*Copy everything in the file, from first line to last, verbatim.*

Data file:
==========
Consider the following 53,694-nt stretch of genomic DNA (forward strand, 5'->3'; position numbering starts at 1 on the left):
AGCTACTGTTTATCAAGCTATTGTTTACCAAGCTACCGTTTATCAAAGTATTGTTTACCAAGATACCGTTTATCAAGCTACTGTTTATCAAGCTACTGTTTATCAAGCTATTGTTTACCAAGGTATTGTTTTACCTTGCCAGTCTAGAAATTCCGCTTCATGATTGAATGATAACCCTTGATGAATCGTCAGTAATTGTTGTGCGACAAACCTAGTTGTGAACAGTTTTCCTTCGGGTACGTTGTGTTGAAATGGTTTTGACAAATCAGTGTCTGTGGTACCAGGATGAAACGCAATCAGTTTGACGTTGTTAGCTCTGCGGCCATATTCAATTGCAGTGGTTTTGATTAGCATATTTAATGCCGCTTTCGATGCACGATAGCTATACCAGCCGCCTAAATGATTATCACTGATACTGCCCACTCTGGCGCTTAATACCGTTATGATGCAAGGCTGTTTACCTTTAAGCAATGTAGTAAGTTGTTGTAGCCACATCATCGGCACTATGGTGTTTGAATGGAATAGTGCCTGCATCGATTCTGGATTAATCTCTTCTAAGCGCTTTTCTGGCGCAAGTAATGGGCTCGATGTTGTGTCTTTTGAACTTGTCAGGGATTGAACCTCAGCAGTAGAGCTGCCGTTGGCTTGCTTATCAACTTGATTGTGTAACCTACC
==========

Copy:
Consider the following 53,694-nt stretch of genomic DNA (forward strand, 5'->3'; position numbering starts at 1 on the left):
AGCTACTGTTTATCAAGCTATTGTTTACCAAGCTACCGTTTATCAAAGTATTGTTTACCAAGATACCGTTTATCAAGCTACTGTTTATCAAGCTACTGTTTATCAAGCTATTGTTTACCAAGGTATTGTTTTACCTTGCCAGTCTAGAAATTCCGCTTCATGATTGAATGATAACCCTTGATGAATCGTCAGTAATTGTTGTGCGACAAACCTAGTTGTGAACAGTTTTCCTTCGGGTACGTTGTGTTGAAATGGTTTTGACAAATCAGTGTCTGTGGTACCAGGATGAAACGCAATCAGTTTGACGTTGTTAGCTCTGCGGCCATATTCAATTGCAGTGGTTTTGATTAGCATATTTAATGCCGCTTTCGATGCACGATAGCTATACCAGCCGCCTAAATGATTATCACTGATACTGCCCACTCTGGCGCTTAATACCGTTATGATGCAAGGCTGTTTACCTTTAAGCAATGTAGTAAGTTGTTGTAGCCACATCATCGGCACTATGGTGTTTGAATGGAATAGTGCCTGCATCGATTCTGGATTAATCTCTTCTAAGCGCTTTTCTGGCGCAAGTAATGGGCTCGATGTTGTGTCTTTTGAACTTGTCAGGGATTGAACCTCAGCAGTAGAGCTGCCGTTGGCTTGCTTATCAACTTGATTGTGTAACCTACC